Lab tests will be performed to see how your other organs are functioning, and also to check what viruses you have been exposed to in the past. You will need to collect your urine for 24 hours and bring it to the hospital on the day of your blood work or admission for evaluation.

Other testing that you can expect includes a chest x-ray, Tuberculosis (TB) skin testing (PPD), exercise stress test, an echocardiogram, and a right heart catheterization (RHC). There may be more testing ordered depending on your current condition, the assessment of the cardiologist, and your specific past medical history. All tests and procedures are explained to you. Some examples of other diagnostic testing include a colonoscopy, Doppler ultra-sound studies of the arteries in your legs, neck, and abdomen, pulmonary (breathing) function studies (PFT's), and a left heart catheterization (LHC or coronary angiogram). The cardiologist may ask that you see other physicians who specialize in treating other conditions that the team might find during the evaluation phase.

Once all the necessary information is gathered, your case will be presented to the Transplant Committee. This committee meets on Monday afternoons and consists of the transplant cardiologists, transplant surgeons, nurse coordinators, pharmacist, social workers, a psychiatrist, a dietician, and cardiac rehabilitation nurses. The evaluation process assists the team to reach the appropriate decisions regarding treatment options.

The Waiting Period

Once you have been evaluated, your name and other statistics will be entered into a national database. You will then be “listed” with patients from all over the country and from many other transplant programs.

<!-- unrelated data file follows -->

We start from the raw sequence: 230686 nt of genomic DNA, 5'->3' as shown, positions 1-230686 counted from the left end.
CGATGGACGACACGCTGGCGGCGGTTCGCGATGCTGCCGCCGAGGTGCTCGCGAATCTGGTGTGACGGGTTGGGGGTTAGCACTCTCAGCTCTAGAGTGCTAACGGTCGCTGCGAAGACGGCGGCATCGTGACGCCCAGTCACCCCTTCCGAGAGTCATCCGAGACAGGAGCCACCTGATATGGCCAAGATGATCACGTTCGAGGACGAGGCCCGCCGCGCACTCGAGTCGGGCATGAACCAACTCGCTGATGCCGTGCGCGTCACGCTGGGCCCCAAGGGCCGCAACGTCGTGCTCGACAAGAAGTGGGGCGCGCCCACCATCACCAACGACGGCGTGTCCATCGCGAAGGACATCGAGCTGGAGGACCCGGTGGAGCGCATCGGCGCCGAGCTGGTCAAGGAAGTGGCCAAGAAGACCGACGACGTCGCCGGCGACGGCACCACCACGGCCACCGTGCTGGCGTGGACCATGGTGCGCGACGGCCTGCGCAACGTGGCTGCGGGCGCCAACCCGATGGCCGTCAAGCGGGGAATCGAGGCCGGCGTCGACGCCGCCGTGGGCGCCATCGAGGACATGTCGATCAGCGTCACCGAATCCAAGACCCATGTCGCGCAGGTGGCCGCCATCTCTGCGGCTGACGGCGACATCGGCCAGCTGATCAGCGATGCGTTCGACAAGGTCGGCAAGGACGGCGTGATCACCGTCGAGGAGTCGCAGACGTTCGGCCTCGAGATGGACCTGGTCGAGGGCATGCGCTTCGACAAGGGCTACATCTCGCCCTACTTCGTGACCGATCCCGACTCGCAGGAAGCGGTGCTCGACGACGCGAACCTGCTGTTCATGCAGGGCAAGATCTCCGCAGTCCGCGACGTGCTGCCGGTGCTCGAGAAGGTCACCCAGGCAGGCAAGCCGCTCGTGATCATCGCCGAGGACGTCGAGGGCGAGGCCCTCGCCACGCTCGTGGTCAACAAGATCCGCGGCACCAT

A match is made for you based on body size, weight, and blood type. Listing status depends on the severity of your illness and to some extent the length of time waiting. Because organs are donated in a spirit of altruism and are considered a national resource, it is only right that those organs be allocated in an equitable manner. It is also important that all donated organs are well-matched donor organs and for as many people as possible.

If you are listed and at home, you will receive a beeper free of charge. We are not able to tell you how long the waiting period will be. You will be expected to follow-up in our outpatient clinic as directed and come in to have blood work drawn once a month for the Sharing Network. You will be encouraged to attend some of the support group meetings and may be asked to come in for educational classes.

Being listed does not guarantee continued listing at the original status. During the course of your care, unfortunate events and circumstances can arise. These circumstances may change your suitability as a transplant candidate and the transplant team might decide to remove a candidate from the list on a temporary basis or permanently. You will be informed of any changes of your listing status.

Heart Transplant and LVAD Support Group

In support of our pre- and post-heart transplant patients, and our LVAD patients, we encourage attending our helpful support group that gathers each month. The support group offers a comfortable environment in which patients, their families and friends, can learn about heart health and healing, and meet people with shared experiences. Learn more.

Patient Stories

  • How do you thank people who saved your life? They gave me back to my family.

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  • Walter knew that his new heart was coming and he was right.

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Patient Stories